The questions were actually non-questions. From my discussions with literally hundreds of skeptical scientists over the past few years, I know of none who claims that the planet hasn’t warmed since the 1700s, and almost none who think that humans haven�t contributed in some way to the recent warming - quite apart from carbon dioxide emissions, few would doubt that the creation of cities and the clearing of forests for agricultural lands have affected the climate. When pressed for a figure, global warming skeptics might say that human are responsible for 10% or 15% of the warming; some skeptics place the upper bound of man’s contribution at 35%. The skeptics only deny that humans played a dominant role in Earth’s warming.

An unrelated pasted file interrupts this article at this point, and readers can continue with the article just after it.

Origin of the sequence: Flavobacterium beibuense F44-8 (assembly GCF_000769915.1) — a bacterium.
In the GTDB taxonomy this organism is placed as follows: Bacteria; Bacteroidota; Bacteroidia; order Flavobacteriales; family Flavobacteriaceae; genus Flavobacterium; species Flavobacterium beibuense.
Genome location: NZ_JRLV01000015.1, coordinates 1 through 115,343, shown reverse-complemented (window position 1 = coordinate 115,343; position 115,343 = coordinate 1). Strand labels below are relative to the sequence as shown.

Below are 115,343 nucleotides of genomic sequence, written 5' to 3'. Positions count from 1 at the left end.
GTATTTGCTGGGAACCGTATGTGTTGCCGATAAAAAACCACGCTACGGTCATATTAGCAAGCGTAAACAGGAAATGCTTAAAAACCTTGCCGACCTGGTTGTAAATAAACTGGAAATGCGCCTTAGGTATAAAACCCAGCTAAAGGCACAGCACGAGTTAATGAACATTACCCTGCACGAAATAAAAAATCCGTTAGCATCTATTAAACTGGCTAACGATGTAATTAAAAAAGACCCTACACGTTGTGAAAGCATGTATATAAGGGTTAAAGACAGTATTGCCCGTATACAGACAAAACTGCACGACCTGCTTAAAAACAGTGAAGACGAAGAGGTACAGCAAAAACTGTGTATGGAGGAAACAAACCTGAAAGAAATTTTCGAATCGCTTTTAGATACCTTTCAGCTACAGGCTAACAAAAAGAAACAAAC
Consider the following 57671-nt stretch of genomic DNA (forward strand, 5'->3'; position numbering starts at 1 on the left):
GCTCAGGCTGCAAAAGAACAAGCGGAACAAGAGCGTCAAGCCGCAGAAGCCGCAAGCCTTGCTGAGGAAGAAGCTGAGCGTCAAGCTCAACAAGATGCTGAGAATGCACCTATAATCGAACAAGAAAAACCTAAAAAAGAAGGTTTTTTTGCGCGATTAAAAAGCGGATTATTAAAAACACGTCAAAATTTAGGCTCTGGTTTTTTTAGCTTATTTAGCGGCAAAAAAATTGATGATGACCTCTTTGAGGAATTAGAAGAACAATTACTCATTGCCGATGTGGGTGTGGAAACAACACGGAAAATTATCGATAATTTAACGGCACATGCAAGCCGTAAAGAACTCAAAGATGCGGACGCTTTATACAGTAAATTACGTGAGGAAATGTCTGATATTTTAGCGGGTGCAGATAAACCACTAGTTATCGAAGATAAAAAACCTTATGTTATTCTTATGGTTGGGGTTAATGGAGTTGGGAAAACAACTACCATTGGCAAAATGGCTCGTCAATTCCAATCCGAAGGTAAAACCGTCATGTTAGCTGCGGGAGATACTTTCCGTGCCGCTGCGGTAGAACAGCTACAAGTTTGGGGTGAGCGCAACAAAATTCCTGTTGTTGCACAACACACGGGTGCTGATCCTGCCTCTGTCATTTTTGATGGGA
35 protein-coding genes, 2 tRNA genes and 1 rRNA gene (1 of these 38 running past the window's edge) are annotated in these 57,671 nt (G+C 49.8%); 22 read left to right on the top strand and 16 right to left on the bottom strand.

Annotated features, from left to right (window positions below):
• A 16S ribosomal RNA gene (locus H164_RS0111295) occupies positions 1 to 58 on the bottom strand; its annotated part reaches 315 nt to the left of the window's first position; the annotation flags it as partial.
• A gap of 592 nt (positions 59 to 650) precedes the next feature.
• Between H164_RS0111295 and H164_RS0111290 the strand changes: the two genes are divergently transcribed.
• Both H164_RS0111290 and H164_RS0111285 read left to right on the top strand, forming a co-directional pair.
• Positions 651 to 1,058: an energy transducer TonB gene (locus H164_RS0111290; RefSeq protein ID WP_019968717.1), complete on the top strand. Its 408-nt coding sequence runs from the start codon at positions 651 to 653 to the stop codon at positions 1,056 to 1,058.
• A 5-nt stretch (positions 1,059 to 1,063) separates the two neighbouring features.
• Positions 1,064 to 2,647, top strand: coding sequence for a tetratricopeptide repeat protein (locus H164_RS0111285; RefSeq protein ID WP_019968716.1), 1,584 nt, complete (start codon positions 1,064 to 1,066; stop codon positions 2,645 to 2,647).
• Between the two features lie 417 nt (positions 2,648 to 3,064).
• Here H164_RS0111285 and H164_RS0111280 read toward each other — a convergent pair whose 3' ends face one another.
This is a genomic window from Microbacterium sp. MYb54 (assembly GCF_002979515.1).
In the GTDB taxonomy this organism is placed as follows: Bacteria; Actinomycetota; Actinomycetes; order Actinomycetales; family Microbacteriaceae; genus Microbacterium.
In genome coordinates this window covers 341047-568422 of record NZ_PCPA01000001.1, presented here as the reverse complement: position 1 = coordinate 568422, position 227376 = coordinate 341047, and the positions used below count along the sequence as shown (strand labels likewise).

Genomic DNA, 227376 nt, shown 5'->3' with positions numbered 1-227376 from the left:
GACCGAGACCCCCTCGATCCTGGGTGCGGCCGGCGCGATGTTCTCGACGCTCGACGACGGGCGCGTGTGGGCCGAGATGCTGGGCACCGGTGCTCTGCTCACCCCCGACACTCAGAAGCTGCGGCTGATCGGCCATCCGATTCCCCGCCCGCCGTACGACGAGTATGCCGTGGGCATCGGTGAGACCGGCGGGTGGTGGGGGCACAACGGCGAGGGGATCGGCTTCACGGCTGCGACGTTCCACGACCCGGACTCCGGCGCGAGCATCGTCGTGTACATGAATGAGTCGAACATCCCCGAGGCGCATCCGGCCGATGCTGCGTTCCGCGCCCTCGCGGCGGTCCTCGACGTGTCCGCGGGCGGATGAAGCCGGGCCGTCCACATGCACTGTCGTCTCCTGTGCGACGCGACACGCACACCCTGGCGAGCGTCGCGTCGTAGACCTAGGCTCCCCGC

Surprisingly, just 90% of those who responded to the first question believed that temperatures had risen - I would have expected a figure closer to 100%, since Earth was in the Little Ice Age in the centuries immediately preceding 1800. But perhaps some of the responders interpreted the question to include the past 1000 years, when Earth was in the Medieval Warm Period, generally thought to be warmer than today.
As for the second question, 82% of the earth scientists replied that that human activity had significantly contributed to the warming. Here the vagueness of the question comes into play. Since skeptics believe that human activity been a contributing factor, their answer would have turned on whether they consider a 10% or 15% or 35% increase to be a significant contributing factor. Some would, some wouldn’t.